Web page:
Every once in a while, the question of the usefulness of knowledge rears its ugly head. Usually in the context of education, where it is accompanying the question of what to teach the kids (and where to allocate limited monetary resources). At other times, as a connotation to the accusation that you are wasting your life by not learning something else - such as the art of accounting or lawyering.
The worst part about it - aside from the "can we get away with not spending money on this" and "why are you wasting your life" parts - is that the measure of what is useful always is a retroactive quality. You never know what will be useful to know until you are in the situation wherein it would be useful, and by then it is usually too late to learn fast enough to make a difference. The only way to be prepared is to have learnt these things ahead of time. You never know what will be useful until it is.
Moreover, the notion of useful knowledge is usually defined with a few specific situations in mind, ruling out most of the vastness of human experience as irrelevant. This is seen most clearly when it comes to educational regimes focused on preparing kids for work, to the exclusion of everything else. Everything is geared towards this one particular purpose, and those things not specifically geared towards this purpose are ignored.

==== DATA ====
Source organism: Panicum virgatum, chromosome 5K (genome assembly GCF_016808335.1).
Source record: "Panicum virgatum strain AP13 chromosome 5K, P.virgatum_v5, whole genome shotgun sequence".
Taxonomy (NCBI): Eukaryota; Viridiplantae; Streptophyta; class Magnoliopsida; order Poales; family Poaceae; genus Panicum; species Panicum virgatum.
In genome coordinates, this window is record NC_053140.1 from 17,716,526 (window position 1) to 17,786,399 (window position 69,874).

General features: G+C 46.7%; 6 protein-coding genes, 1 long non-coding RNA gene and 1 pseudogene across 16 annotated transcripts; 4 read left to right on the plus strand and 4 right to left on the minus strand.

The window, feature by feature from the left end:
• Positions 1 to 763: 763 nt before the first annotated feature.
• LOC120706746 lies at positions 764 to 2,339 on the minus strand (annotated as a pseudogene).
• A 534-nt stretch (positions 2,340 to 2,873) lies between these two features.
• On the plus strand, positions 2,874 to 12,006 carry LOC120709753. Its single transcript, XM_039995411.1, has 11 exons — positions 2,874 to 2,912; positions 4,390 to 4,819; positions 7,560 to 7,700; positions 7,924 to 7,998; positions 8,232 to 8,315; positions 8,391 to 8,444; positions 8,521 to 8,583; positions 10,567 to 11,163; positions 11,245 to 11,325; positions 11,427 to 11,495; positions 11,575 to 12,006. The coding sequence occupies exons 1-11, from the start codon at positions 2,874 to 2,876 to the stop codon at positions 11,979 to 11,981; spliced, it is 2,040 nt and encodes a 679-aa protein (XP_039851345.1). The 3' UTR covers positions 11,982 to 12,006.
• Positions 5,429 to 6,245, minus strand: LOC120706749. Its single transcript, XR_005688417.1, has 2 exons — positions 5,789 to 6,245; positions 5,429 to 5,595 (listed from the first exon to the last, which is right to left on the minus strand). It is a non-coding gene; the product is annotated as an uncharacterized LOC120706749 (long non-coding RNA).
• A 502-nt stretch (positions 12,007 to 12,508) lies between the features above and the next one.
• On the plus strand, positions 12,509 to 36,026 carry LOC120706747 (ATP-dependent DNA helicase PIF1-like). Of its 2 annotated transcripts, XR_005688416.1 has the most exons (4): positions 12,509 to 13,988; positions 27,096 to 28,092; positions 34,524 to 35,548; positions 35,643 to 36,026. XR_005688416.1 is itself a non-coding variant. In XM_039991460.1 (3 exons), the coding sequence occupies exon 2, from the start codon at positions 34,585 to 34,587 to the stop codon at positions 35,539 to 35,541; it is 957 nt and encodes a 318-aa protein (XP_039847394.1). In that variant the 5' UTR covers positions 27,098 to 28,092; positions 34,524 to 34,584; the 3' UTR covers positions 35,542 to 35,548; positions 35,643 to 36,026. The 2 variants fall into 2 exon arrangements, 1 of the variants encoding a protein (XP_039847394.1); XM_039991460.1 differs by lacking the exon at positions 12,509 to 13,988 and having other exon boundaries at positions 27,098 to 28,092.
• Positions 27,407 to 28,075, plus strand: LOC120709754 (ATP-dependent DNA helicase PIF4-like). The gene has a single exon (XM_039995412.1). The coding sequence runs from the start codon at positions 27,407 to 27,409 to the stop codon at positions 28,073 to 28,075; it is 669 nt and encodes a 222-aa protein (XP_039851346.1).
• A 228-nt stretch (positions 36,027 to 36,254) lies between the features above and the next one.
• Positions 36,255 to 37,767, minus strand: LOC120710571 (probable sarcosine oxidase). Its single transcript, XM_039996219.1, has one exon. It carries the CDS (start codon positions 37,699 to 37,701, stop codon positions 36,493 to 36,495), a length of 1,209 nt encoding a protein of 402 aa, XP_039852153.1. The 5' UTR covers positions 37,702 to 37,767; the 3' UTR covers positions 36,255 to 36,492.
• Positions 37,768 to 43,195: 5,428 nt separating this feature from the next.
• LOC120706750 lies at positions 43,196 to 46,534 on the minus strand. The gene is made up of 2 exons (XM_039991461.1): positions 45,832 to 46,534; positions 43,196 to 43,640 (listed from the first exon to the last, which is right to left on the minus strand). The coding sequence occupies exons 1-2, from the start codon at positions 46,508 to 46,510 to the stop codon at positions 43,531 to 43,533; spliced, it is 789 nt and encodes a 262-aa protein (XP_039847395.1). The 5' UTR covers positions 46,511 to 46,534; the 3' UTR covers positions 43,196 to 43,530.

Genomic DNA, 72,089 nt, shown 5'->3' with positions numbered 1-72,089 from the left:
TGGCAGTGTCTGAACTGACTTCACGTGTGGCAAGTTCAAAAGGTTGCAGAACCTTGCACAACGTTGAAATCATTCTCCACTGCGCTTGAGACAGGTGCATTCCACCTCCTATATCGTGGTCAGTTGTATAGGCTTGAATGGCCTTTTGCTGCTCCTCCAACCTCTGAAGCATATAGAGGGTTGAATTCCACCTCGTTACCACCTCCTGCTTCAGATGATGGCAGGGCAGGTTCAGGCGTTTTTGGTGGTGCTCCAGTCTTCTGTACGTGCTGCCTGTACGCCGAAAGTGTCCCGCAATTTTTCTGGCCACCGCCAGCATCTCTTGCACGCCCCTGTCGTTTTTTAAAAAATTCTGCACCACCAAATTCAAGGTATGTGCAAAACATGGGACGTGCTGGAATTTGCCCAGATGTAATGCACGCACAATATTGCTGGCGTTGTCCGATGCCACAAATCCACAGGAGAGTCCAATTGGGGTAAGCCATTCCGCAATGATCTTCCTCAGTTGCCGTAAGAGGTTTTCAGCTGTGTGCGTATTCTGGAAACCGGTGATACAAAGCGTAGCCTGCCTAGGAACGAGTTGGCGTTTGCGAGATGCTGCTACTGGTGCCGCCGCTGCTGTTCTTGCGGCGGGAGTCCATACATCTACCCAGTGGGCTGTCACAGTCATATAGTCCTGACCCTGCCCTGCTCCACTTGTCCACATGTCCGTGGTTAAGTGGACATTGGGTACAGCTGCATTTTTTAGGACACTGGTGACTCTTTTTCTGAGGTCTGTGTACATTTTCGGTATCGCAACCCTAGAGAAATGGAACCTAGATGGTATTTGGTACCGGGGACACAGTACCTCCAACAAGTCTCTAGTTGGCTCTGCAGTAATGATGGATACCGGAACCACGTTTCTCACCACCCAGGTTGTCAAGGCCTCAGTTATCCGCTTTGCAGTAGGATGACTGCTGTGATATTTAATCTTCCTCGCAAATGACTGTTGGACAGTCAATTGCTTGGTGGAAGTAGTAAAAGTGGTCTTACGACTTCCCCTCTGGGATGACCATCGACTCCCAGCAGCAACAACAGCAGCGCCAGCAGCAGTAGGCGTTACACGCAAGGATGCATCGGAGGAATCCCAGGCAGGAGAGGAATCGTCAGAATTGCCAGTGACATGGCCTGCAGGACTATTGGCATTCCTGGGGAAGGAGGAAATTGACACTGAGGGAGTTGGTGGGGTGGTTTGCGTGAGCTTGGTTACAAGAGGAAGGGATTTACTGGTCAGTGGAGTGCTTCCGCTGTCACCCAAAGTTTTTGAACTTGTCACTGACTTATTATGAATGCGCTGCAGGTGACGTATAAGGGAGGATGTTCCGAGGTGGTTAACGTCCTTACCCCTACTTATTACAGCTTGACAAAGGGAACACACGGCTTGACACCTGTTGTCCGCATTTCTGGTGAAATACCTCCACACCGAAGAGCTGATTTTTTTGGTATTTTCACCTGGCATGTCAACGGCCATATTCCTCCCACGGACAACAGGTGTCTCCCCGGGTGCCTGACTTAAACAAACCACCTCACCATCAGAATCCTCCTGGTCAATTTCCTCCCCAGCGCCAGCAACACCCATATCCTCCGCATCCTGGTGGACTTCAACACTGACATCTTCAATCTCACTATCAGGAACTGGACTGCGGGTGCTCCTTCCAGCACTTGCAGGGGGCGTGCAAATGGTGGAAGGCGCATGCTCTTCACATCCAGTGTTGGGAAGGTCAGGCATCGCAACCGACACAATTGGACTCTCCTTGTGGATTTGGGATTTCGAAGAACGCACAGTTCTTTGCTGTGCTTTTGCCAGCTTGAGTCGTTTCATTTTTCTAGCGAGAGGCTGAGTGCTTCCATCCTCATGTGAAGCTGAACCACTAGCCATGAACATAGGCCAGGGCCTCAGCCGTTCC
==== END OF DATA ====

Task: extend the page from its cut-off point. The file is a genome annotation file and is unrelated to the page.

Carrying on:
What is the workplace utility of critical literacy, of knowing how to be a supporting family member, or of fluency in the arts?
What is the workplace utility of having read a poem that makes the experience of having a bad breakup more bearable?
When push comes to shove, the notion of useful knowledge always depends on just exactly who it is supposed to be useful for. More often than not, it tends to be someone who is not you. Their exact identity is shared on a need-to-know basis, and you do not need to know.
The question of whether knowledge is useful or not is never asked without hostile intent. Let there be no mistake about that.